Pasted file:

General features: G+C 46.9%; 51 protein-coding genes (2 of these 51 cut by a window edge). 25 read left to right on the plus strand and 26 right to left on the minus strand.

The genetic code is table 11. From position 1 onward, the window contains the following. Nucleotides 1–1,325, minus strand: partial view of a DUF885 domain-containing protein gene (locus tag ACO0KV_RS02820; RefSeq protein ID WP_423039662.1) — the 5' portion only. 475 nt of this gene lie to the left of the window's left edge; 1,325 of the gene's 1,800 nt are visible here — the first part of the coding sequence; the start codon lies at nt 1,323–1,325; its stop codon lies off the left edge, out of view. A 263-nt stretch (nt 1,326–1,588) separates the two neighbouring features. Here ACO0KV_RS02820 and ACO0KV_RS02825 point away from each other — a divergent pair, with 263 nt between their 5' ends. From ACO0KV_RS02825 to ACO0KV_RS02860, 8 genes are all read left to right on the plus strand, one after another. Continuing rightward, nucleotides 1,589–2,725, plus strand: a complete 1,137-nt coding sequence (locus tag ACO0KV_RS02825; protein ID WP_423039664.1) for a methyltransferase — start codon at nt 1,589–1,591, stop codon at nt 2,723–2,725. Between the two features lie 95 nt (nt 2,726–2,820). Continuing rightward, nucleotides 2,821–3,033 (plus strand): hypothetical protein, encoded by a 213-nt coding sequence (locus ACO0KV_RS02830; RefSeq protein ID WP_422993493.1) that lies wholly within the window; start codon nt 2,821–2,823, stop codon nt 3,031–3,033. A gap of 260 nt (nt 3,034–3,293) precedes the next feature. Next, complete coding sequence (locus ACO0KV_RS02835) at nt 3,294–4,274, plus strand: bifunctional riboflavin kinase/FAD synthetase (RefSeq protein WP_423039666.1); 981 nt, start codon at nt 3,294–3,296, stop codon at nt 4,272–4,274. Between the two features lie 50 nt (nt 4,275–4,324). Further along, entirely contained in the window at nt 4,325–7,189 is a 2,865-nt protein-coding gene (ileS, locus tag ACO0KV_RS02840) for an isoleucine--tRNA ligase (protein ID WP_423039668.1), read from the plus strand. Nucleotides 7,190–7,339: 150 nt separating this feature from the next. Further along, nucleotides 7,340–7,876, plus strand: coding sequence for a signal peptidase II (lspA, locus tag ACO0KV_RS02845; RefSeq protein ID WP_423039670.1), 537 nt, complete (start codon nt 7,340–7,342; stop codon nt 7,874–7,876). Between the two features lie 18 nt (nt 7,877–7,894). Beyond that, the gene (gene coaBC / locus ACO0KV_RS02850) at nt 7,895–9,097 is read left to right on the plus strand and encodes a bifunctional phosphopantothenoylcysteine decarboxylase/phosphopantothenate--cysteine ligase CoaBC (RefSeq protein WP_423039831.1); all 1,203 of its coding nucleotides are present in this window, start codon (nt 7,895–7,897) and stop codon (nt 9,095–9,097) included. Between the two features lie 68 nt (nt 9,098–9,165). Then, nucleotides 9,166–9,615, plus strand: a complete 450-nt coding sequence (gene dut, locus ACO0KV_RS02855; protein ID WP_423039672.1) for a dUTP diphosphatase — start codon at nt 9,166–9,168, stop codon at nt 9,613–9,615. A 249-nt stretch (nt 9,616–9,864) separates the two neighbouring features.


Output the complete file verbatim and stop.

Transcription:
General features: G+C 46.9%; 51 protein-coding genes (2 of these 51 cut by a window edge). 25 read left to right on the plus strand and 26 right to left on the minus strand.

The genetic code is table 11. From position 1 onward, the window contains the following. Nucleotides 1–1,325, minus strand: partial view of a DUF885 domain-containing protein gene (locus tag ACO0KV_RS02820; RefSeq protein ID WP_423039662.1) — the 5' portion only. 475 nt of this gene lie to the left of the window's left edge; 1,325 of the gene's 1,800 nt are visible here — the first part of the coding sequence; the start codon lies at nt 1,323–1,325; its stop codon lies off the left edge, out of view. A 263-nt stretch (nt 1,326–1,588) separates the two neighbouring features. Here ACO0KV_RS02820 and ACO0KV_RS02825 point away from each other — a divergent pair, with 263 nt between their 5' ends. From ACO0KV_RS02825 to ACO0KV_RS02860, 8 genes are all read left to right on the plus strand, one after another. Continuing rightward, nucleotides 1,589–2,725, plus strand: a complete 1,137-nt coding sequence (locus tag ACO0KV_RS02825; protein ID WP_423039664.1) for a methyltransferase — start codon at nt 1,589–1,591, stop codon at nt 2,723–2,725. Between the two features lie 95 nt (nt 2,726–2,820). Continuing rightward, nucleotides 2,821–3,033 (plus strand): hypothetical protein, encoded by a 213-nt coding sequence (locus ACO0KV_RS02830; RefSeq protein ID WP_422993493.1) that lies wholly within the window; start codon nt 2,821–2,823, stop codon nt 3,031–3,033. A gap of 260 nt (nt 3,034–3,293) precedes the next feature. Next, complete coding sequence (locus ACO0KV_RS02835) at nt 3,294–4,274, plus strand: bifunctional riboflavin kinase/FAD synthetase (RefSeq protein WP_423039666.1); 981 nt, start codon at nt 3,294–3,296, stop codon at nt 4,272–4,274. Between the two features lie 50 nt (nt 4,275–4,324). Further along, entirely contained in the window at nt 4,325–7,189 is a 2,865-nt protein-coding gene (ileS, locus tag ACO0KV_RS02840) for an isoleucine--tRNA ligase (protein ID WP_423039668.1), read from the plus strand. Nucleotides 7,190–7,339: 150 nt separating this feature from the next. Further along, nucleotides 7,340–7,876, plus strand: coding sequence for a signal peptidase II (lspA, locus tag ACO0KV_RS02845; RefSeq protein ID WP_423039670.1), 537 nt, complete (start codon nt 7,340–7,342; stop codon nt 7,874–7,876). Between the two features lie 18 nt (nt 7,877–7,894). Beyond that, the gene (gene coaBC / locus ACO0KV_RS02850) at nt 7,895–9,097 is read left to right on the plus strand and encodes a bifunctional phosphopantothenoylcysteine decarboxylase/phosphopantothenate--cysteine ligase CoaBC (RefSeq protein WP_423039831.1); all 1,203 of its coding nucleotides are present in this window, start codon (nt 7,895–7,897) and stop codon (nt 9,095–9,097) included. Between the two features lie 68 nt (nt 9,098–9,165). Then, nucleotides 9,166–9,615, plus strand: a complete 450-nt coding sequence (gene dut, locus ACO0KV_RS02855; protein ID WP_423039672.1) for a dUTP diphosphatase — start codon at nt 9,166–9,168, stop codon at nt 9,613–9,615. A 249-nt stretch (nt 9,616–9,864) separates the two neighbouring features.